Bert Berns, Writer Of Massive Rock Classics, Gets His Moment In The Spotlight

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Songwriter and producer Bert Berns (L) wrote some of the biggest hits of the Sixties but remains largely unknown

Bert Berns is not a household name. But the names of his songs are. "Twist And Shout," "I Want Candy," "Hang On Sloopy" -- that last one especially well-known to people living in Ohio.

Another, "Here Comes The Night" -- with its smoldering, Animals-esque delivery from one Van Morrison -- is also the name of a new biography of songwriter and producer Bert Berns, written by long-time music journalist for the San Francisco Chronicle, Joel Selvin.

Selvin's book Here Comes The Night: The Dark Soul Of Bert Berns And The Dirty Business Of Rhythm And Blues attempts to do two things. First, it's one of several independent efforts (including a documentary film and an Off-Broadway show) all surfacing in 2014 to restore Berns's name to the rock and roll canon. Berns flared up as a songwriter of prodigious output and depth, but died young--an early bout of rheumatic fever left him with a frail heart that, in Selvin's telling, becomes the source of Berns' take-no-prisoners approach to his career, which barely scraped seven years.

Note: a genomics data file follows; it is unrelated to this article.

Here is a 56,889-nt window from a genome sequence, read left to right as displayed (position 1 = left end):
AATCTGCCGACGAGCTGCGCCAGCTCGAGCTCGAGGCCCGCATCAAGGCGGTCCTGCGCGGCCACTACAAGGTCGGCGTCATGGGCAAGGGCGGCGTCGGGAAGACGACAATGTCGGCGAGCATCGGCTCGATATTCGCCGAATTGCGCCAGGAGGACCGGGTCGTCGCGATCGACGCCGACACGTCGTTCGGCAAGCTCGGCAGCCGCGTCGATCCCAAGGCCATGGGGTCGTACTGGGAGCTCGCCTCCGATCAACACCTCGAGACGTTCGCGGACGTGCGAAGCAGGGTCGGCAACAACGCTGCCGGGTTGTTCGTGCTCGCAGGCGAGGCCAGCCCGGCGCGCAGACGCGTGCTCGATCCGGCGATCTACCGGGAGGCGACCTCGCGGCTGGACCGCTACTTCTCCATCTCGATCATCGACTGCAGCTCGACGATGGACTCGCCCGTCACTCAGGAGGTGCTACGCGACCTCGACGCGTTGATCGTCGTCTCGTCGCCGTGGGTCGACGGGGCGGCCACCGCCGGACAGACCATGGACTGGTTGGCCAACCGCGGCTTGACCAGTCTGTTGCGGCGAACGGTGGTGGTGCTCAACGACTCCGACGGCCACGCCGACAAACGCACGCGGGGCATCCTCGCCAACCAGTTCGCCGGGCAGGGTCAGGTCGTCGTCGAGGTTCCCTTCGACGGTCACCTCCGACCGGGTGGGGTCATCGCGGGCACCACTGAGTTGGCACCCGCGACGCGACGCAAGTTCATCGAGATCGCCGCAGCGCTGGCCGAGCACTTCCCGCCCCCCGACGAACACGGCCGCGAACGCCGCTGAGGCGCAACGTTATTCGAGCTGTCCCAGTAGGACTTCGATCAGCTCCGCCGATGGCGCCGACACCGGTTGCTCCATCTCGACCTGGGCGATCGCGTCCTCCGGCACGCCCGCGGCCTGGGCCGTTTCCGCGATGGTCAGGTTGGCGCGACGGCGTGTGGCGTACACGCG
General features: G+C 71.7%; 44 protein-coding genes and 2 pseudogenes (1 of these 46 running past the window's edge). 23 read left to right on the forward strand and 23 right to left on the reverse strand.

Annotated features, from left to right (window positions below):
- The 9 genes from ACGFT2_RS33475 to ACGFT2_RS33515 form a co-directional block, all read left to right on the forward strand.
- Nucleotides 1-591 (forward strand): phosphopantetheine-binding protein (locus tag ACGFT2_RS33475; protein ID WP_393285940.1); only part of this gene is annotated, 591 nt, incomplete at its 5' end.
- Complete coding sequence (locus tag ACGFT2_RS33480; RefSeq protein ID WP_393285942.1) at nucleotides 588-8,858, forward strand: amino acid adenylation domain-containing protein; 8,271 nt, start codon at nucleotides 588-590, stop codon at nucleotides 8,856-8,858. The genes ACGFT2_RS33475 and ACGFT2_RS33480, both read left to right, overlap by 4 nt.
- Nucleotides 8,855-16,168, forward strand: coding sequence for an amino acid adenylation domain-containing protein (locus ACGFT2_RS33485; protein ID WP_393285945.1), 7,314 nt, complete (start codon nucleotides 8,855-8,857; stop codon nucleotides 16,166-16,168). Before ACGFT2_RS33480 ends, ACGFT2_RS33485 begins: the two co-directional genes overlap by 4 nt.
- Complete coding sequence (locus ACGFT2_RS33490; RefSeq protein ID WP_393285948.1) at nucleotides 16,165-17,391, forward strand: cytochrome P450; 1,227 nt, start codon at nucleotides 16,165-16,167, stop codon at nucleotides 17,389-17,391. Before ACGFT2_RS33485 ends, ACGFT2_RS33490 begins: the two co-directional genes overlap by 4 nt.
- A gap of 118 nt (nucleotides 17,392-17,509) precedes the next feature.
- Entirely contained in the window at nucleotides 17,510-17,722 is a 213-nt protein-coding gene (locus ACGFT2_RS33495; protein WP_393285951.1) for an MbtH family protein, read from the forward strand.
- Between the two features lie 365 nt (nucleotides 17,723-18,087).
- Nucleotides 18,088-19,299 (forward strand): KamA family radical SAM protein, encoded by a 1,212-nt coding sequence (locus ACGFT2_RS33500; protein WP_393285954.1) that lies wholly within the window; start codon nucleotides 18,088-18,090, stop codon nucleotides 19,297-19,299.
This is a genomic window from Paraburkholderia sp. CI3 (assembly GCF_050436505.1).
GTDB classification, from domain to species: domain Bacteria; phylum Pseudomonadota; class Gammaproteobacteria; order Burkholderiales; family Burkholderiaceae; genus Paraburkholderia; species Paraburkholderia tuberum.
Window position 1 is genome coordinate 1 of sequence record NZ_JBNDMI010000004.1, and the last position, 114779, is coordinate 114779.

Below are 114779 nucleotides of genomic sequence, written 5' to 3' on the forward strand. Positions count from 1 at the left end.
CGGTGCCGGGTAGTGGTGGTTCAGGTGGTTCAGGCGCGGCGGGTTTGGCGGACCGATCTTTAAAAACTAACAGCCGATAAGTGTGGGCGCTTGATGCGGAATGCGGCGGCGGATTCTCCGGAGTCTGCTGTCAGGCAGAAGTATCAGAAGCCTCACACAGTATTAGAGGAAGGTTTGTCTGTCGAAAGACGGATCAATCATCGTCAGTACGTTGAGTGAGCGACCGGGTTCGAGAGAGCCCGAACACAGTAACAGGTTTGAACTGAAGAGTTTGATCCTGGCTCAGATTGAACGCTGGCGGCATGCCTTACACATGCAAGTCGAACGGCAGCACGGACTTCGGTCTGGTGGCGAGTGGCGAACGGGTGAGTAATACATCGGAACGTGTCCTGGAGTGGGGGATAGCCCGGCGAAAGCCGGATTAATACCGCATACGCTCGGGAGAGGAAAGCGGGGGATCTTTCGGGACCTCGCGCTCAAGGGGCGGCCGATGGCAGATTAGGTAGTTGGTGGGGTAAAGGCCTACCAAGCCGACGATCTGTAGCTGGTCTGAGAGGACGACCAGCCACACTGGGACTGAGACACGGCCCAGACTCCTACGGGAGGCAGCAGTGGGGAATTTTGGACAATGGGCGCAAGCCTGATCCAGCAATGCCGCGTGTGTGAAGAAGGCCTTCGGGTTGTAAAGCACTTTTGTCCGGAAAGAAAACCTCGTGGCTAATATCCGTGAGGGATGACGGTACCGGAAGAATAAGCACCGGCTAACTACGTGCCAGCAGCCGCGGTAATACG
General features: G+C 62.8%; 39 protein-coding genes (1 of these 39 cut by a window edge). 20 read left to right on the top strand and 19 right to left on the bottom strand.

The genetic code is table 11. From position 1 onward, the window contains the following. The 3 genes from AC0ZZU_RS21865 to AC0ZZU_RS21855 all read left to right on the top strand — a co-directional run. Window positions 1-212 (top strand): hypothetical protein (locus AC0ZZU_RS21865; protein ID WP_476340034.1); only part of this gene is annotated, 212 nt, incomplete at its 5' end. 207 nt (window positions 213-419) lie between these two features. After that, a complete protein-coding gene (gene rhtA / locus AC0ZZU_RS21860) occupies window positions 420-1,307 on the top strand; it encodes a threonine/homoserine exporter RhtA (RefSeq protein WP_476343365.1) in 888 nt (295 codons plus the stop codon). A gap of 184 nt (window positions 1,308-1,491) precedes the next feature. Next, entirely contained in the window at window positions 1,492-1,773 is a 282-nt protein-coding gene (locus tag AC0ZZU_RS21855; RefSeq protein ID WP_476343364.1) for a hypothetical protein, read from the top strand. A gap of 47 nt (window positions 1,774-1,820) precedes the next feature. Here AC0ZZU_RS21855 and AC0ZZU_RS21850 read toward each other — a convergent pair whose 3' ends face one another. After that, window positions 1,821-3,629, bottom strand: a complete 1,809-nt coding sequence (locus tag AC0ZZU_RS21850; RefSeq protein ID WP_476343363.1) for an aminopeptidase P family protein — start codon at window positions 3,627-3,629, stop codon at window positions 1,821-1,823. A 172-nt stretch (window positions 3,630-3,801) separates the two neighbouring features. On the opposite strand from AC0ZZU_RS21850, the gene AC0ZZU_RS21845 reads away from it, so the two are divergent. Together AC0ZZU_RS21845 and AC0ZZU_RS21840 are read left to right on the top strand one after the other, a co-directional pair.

Second, Here Comes The Night puts Berns and the whole pop music industry of the early 1960s into a new context (hence the "dirty business" line in the subtitle). Berns had great successes...and made some enemies in fairly lofty places. It's Selvin's contention that some of these marquee names helped to eclipse or even obscure Berns's musical contributions. Also explored is the hand-in-glove relationship between the Hit Machine and organized crime during the period in question.

In conversation with Soundcheck executive producer Joel Meyer, Joel Selvin explains what drove Bert Berns and makes a case for his lasting legacy.